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This volume contains twelve selections from Irving's Sketch Book. It is hoped that the choice and arrangement of the material will awaken and sustain the interest of young students, not only in reading the subject matter, but in observing the character and methods of the author. The students will thus have had entertainment, and will have become acquainted with the charming personality of Irving, a man of gentle humor and gentle manners, and of unfailing kindliness. "Without ostentation or affectation,” says Richard Garnett, "he was exquisite in all things, a mirror of loyalty, courtesy, and good taste in all his literary connections, and exemplary in all the relations of domestic life.”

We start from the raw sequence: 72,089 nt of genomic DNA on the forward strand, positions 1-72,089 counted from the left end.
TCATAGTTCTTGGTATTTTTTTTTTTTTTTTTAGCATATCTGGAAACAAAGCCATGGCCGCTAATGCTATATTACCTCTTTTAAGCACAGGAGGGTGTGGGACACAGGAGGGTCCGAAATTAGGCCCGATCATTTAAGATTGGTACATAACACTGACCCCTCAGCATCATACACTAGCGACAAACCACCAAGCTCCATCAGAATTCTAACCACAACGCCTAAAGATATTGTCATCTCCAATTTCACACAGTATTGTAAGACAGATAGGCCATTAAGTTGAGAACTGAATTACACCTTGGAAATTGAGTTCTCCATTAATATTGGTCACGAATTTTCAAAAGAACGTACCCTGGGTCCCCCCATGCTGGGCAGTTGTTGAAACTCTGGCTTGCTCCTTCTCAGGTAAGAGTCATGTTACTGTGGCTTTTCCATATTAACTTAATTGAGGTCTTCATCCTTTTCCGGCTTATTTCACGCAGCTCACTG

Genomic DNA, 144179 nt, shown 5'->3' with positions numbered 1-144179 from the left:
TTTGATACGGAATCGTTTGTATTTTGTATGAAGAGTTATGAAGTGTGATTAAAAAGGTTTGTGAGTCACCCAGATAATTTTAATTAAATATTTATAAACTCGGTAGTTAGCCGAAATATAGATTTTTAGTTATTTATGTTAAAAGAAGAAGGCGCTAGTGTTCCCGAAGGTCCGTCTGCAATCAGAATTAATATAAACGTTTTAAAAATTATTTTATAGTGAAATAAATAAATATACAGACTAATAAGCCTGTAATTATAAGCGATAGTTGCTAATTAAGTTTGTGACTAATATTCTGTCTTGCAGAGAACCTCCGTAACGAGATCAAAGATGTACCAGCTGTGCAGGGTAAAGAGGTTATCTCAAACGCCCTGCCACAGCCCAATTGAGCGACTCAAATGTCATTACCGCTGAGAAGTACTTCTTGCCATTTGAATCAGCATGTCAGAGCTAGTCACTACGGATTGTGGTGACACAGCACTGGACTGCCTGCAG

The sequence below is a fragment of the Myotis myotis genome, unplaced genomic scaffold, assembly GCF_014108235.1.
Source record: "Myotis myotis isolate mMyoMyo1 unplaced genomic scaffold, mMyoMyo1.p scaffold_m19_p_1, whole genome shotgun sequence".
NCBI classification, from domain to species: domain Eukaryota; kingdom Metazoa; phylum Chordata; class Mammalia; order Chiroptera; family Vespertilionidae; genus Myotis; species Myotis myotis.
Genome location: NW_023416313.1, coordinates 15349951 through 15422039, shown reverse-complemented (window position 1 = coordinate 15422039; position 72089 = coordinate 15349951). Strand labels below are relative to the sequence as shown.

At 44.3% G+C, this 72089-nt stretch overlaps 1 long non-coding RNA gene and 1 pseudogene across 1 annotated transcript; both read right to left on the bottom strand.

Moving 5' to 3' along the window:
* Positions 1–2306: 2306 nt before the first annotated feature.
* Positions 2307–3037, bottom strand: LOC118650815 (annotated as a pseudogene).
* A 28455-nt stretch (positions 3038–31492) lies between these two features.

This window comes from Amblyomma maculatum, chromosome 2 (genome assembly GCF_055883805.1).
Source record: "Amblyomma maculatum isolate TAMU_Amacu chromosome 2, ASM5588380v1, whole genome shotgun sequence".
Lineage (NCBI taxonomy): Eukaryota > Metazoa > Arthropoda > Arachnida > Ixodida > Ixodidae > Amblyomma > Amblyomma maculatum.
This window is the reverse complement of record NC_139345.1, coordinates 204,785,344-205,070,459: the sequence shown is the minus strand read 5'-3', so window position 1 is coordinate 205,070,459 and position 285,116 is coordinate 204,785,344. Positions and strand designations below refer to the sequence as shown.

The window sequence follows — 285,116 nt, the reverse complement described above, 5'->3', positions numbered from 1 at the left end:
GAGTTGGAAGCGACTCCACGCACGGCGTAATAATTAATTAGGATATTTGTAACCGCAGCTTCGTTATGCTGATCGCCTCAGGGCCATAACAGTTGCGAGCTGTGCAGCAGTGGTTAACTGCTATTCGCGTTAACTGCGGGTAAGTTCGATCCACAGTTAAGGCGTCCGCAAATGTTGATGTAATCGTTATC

These Sketches should not be read to make a critical study of Irving or of his style, but to enjoy the pictures and impressions which they create. The Introduction is intended to prepare the way by giving the reader a glimpse of Irving's time and of Irving himself. The notes at the bottom of the page are Irving's. Some additional notes have been added, at the end of the book, to explain points in the text. Following these notes are suggestions for study, and certain questions set by the College Entrance Examination Board; for permission to reprint these questions the editor is indebted to the Board.
FRANCIS KINGSLEY BALL